• Decrease font size
  • Return font size to normal
  • Increase font size
U.S. Department of Health and Human Services

For Consumers

  • Print
  • Share
  • E-mail

Stronger Warnings Requested for Fluoroquinolones

Red envelope icon for Govdelivery Get Consumer Updates by E-mail

RSS feed orange symbol Consumer Updates RSS Feed

The Food and Drug Administration (FDA) has notified manufacturers of fluoroquinolone antimicrobial drugs that a boxed warning on the increased risk of tendinitis and tendon rupture is necessary. A boxed warning on a drug's label calls attention to serious or life-threatening risks.

The agency has also determined that manufacturers should provide patients with a Medication Guide about possible side effects. Medication Guides are paper handouts that come with certain prescription medications.

What are fluoroquinolones?

Fluoroquinolones are drugs approved for the treatment or prevention of certain bacterial infections. Like other antibacterial drugs, fluoroquinolones do not treat viral infections such as colds or flu.

Which drugs are involved in this action?

These warnings would apply to fluoroquinolones for systemic use (e.g., pills, tablets, capsules and injectable formulations). The warnings would not apply to fluoroquinolones for topical ophthalmic or otic use (e.g., eye and ear drops).

The medications involved in this action are: Cipro and generic ciprofloxacin, Cipro XR and Proquin XR (ciprofloxacin extended release), Factive (gemifloxacin), Levaquin (levofloxacin), Avelox (moxifloxacin), Noroxin (norfloxacin), and Floxin and generic ofloxacin.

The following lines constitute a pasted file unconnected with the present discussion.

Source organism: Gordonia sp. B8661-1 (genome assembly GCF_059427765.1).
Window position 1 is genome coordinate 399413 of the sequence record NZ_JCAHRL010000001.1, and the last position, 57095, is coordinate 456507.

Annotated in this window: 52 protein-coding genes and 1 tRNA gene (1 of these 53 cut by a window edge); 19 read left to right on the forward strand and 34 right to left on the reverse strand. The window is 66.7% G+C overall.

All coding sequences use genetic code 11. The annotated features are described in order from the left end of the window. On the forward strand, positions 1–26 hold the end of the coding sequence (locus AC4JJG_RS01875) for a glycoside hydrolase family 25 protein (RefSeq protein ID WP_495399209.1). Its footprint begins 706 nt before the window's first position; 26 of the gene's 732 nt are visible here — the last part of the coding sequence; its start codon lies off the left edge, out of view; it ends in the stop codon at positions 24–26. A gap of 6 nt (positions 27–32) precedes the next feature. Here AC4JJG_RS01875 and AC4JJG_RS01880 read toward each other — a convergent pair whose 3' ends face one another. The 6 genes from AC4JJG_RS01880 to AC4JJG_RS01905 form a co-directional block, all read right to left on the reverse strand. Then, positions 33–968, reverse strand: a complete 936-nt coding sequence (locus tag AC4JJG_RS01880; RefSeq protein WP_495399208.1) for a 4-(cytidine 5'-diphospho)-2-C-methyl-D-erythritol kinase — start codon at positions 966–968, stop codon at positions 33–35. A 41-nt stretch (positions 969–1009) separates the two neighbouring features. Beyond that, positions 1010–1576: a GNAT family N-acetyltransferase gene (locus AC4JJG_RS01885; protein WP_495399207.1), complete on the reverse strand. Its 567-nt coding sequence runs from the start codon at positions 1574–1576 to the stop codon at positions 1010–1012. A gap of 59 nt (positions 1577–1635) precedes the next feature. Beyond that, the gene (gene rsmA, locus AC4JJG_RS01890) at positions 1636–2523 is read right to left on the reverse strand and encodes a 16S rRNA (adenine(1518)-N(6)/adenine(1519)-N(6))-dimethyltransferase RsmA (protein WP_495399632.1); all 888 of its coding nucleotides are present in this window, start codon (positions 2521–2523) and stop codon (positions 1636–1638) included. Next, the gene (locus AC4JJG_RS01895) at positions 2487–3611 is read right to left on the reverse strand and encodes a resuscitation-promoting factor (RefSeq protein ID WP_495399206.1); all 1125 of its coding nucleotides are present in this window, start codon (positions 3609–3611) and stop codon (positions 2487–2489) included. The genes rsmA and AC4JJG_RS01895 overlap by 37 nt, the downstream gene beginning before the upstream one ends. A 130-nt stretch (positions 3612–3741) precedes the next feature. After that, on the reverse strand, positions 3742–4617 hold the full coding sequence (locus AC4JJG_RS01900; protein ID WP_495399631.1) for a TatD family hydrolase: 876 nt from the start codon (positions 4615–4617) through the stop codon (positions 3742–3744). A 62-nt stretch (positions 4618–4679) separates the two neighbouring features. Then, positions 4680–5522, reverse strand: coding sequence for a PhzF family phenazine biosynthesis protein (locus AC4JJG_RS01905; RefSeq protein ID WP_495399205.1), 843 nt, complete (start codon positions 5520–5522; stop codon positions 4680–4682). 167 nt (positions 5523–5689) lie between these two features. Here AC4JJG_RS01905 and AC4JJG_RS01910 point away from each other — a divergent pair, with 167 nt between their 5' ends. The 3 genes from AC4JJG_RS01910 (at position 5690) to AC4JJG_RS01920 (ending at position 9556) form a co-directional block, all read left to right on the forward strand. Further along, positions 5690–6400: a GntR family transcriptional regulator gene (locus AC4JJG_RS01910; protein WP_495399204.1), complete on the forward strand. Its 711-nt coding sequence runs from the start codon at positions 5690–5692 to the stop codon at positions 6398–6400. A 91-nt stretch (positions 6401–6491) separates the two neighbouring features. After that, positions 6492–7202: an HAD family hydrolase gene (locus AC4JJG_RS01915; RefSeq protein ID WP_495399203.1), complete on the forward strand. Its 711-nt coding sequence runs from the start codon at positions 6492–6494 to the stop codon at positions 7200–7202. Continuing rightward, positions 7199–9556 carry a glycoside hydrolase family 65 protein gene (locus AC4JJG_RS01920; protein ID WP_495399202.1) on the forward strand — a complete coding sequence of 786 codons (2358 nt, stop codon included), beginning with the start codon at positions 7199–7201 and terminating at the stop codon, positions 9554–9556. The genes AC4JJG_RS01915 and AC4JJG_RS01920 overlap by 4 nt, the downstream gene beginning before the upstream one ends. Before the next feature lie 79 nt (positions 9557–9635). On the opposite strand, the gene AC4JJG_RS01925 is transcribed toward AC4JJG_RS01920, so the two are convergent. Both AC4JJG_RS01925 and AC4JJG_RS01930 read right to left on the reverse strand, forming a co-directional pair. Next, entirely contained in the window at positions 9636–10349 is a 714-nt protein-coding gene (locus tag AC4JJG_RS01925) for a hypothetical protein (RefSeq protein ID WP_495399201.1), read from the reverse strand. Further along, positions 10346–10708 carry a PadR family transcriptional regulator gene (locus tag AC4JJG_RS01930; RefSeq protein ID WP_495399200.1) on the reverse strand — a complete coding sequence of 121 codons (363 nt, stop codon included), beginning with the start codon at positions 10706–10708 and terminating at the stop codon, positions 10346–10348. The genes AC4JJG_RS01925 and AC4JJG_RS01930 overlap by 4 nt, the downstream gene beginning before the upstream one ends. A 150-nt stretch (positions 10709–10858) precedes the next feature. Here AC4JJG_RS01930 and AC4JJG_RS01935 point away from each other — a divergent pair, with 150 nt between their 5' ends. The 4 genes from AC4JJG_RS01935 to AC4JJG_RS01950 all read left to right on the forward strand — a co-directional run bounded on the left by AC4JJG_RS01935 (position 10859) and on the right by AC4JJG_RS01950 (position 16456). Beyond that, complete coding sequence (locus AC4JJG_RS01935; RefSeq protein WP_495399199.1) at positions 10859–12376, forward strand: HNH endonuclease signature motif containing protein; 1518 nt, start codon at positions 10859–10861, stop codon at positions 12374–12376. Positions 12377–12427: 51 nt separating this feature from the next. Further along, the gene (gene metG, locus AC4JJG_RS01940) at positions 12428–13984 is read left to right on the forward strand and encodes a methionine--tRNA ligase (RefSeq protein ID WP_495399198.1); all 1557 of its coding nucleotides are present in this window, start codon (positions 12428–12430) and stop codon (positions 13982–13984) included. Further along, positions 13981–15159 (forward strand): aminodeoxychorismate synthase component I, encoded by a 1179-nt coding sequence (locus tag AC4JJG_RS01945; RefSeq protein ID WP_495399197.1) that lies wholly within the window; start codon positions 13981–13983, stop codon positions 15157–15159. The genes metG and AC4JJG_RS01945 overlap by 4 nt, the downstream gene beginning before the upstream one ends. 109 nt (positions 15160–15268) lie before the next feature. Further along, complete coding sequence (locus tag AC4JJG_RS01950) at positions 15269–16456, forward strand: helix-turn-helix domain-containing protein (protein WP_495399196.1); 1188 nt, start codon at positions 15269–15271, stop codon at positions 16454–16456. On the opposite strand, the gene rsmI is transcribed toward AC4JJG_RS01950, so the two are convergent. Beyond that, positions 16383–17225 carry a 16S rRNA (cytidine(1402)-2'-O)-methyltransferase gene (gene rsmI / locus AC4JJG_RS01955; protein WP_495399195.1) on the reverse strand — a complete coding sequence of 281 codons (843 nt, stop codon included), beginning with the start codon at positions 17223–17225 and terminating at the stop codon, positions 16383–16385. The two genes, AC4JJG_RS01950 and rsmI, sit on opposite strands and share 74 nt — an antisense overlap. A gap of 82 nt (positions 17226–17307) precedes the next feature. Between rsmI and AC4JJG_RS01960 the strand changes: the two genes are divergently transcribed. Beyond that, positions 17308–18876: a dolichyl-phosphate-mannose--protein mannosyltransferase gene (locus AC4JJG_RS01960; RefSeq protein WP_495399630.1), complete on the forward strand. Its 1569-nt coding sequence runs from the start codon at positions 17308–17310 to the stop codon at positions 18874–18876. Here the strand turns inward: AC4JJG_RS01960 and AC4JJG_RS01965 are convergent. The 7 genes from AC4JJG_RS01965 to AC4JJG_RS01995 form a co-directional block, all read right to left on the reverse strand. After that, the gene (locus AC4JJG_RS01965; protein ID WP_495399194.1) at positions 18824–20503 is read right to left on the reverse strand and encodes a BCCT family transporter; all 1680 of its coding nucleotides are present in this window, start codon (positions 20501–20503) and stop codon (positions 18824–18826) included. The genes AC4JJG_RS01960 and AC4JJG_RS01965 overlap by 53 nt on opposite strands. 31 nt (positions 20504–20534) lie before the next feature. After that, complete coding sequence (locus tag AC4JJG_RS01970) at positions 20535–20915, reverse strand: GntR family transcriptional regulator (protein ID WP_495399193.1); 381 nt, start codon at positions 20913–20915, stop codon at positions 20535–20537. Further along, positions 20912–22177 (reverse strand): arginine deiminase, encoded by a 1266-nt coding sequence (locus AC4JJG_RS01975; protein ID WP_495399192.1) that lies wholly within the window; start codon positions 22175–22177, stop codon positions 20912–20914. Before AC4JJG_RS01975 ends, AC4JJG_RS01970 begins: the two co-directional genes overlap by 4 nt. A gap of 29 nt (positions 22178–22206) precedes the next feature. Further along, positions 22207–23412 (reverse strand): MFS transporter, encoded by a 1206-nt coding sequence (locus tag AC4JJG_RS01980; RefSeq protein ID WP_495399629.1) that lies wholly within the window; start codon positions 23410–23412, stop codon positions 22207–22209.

What should patients know?

The risk of developing fluoroquinolone-associated tendinitis and tendon rupture is further increased in people older than 60, in people taking corticosteroid drugs, and in kidney, heart, and lung transplant recipients.

  • Patients experiencing pain, swelling, inflammation of a tendon or tendon rupture should stop taking their fluoroquinolone medication and contact their health care professional promptly about changing their antimicrobial therapy.
  • Patients should also avoid exercising and using the affected area at the first sign of tendon pain, swelling, or inflammation.

This article appears on FDA's Consumer Updates page, which features the latest on all FDA-regulated products.

Date Posted: July 10, 2008